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The Iraqi Cabinet approved a draft of a law on Monday that would set guidelines for nationwide distribution of oil revenues and foreign investment in the immense oil industry. The endorsement reflected a major agreement among the country's ethnic and sectarian political blocs on one of Iraq's most divisive issues.

The draft law approved by the Cabinet allows the central government to distribute oil revenues to the provinces or regions based on population, which could lessen the economic concerns of the rebellious Sunni Arabs, who fear being cut out of Iraq's vast potential oil wealth by the dominant Shiites and Kurds. Most of Iraq's crude oil reserves lie in the Shiite south and Kurdish north.

The law also grants regional oil companies or governments the power to sign contracts with foreign companies for exploration and development of fields, opening the door for investment by foreign companies in a country whose oil reserves rank among the world's three largest.

Iraqi officials say dozens of major foreign companies, including ones based in the United States, Russia and China, have expressed strong interest in developing fields or have done some work with the Iraqi industry. The national oil law would allow regions to enter into production-sharing agreements with foreign companies, which some Iraqis say could lead to foreigners reaping too much of the country's oil wealth.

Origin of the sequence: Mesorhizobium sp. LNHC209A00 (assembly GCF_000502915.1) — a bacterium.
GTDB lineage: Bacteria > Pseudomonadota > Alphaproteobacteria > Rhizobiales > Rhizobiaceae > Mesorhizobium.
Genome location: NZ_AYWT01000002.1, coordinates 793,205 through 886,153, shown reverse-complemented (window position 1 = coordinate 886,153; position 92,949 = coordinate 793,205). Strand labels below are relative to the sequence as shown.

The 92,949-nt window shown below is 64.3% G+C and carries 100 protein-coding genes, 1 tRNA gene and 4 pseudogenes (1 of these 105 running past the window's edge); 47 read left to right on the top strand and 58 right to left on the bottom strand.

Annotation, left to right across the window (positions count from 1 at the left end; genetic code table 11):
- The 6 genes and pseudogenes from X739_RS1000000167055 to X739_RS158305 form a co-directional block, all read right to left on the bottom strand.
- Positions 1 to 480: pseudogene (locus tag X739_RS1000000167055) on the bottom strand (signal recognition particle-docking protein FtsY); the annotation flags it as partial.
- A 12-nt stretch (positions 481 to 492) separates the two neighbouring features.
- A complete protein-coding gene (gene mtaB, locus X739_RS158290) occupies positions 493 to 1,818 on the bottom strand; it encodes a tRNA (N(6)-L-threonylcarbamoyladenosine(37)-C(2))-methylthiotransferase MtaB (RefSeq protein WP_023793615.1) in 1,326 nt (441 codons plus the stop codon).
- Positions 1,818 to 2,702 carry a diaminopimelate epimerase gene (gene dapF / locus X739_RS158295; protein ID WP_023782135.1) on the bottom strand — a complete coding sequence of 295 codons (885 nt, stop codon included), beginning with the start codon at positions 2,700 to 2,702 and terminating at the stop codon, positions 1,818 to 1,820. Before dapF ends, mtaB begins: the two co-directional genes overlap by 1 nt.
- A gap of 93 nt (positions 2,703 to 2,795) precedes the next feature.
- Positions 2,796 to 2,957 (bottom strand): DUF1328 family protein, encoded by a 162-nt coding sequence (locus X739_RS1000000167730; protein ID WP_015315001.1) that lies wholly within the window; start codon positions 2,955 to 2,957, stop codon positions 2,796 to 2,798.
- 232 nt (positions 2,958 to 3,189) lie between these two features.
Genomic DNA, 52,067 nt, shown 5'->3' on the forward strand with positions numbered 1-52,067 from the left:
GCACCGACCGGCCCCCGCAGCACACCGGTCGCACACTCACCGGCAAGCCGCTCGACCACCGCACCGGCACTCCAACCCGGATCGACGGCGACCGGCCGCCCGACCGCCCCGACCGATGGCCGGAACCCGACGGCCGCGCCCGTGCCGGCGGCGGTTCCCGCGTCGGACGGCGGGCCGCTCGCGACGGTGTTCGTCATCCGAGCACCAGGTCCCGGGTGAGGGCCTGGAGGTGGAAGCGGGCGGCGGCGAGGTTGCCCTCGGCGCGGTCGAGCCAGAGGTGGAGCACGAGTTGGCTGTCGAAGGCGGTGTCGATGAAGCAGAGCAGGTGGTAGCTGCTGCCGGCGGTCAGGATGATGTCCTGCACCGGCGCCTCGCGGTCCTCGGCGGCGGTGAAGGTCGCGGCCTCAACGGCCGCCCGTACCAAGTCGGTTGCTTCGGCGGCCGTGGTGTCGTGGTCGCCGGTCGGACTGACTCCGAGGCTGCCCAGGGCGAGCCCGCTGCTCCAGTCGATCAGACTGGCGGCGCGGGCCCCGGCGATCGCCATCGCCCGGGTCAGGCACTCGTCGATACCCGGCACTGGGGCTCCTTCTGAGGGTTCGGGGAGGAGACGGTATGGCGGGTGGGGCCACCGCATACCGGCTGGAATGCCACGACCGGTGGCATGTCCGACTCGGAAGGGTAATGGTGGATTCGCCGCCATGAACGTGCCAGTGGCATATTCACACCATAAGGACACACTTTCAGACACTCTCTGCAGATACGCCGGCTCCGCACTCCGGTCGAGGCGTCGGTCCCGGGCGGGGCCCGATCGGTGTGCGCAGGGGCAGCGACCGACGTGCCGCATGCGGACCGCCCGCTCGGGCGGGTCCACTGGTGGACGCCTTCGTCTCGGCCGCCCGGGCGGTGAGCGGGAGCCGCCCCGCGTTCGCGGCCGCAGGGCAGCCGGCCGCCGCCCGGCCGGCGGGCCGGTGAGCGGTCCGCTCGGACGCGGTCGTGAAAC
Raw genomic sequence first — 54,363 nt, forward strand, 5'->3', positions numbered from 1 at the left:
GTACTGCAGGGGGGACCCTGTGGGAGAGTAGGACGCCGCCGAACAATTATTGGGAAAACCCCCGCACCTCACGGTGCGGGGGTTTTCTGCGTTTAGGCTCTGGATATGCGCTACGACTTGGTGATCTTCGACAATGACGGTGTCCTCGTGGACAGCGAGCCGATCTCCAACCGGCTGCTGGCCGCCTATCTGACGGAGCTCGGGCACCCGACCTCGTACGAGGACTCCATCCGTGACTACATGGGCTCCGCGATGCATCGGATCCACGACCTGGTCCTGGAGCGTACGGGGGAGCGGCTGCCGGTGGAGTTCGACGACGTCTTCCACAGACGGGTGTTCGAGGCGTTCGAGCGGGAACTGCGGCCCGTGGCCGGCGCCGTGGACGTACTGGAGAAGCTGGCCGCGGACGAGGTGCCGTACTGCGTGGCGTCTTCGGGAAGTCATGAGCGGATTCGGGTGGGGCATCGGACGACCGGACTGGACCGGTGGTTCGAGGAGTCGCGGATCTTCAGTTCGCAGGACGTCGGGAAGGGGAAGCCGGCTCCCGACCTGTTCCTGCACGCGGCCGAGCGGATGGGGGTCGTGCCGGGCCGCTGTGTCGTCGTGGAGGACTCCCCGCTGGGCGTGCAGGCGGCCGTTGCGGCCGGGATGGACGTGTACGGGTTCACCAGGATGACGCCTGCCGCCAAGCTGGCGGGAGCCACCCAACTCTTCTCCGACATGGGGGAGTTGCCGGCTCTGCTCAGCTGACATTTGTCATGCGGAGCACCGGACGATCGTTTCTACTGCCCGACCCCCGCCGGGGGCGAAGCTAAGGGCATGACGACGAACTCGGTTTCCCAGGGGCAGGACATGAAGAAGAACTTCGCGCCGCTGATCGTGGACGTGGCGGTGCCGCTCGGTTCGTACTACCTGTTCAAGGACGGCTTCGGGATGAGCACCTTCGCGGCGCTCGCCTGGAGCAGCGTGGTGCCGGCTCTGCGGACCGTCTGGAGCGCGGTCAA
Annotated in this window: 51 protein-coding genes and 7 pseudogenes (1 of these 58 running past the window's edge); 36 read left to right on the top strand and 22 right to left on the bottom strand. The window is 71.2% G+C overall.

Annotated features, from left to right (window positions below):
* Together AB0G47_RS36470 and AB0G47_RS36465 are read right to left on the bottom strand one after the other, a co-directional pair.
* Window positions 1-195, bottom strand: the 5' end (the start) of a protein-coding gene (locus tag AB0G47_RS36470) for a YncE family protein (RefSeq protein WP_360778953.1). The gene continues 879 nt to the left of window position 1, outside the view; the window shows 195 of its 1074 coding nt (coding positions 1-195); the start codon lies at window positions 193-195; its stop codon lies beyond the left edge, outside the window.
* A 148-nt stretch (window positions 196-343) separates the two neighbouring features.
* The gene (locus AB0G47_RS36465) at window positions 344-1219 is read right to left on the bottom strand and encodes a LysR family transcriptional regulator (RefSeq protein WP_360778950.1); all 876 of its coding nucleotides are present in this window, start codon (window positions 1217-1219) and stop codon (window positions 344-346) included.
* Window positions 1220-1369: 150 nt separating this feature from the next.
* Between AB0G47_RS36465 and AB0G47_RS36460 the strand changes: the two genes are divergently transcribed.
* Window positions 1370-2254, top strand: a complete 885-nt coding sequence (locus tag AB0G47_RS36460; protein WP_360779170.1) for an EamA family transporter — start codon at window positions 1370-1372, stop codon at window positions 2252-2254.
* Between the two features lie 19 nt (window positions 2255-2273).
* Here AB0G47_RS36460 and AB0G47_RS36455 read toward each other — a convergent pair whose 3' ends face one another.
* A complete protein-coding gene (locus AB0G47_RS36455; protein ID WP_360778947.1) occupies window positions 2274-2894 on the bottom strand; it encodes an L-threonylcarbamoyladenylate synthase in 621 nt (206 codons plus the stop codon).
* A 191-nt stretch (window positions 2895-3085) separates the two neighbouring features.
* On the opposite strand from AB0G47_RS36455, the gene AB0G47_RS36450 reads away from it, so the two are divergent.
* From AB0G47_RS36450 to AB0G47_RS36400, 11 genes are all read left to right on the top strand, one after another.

Iraqi officials say all such contracts will be subjected to a fair bidding process, but American inspectors have reported that the upper echelons of the Iraqi government, including the senior ranks of the Oil Ministry, are rife with corruption. There are also fears among non-Americans that American companies could be favored.

But oil industry analysts in the United States say it is unclear if companies will rush to sign contracts because the law is vague about what legal protections investors would be given.

The oil law and several related measures must still be approved by Parliament before they are enacted. Since the American-led invasion of 2003, Iraqi politics has often been split bitterly along ethnic and sectarian lines, and that kind of conflict could stall the law's passage. Drafts were debated for months by a committee before the Cabinet finally approved one.

"At the end of the day, we all supported this thing because it's workable for all the parties," said Barham Salih, a deputy prime minister and the head of the committee.

Distributing revenue by population is not guaranteed to placate the feuding parties because no accurate census exists. There is intense disagreement over demographics in Iraq — many Sunni Arabs insist they are the majority of Iraqis, even though Sunni Arabs are generally estimated to be 20 percent of the population, Kurds 20 percent and Shiite Arabs 60 percent.

If the law is passed, its effect on Iraq's oil industry could be enormous, assuming that foreign companies would be willing to work here despite the violence. Iraq has 80 known oil fields, 65 of which will be offered for bids for development contracts, said Hussain al-Shahristani, the oil minister.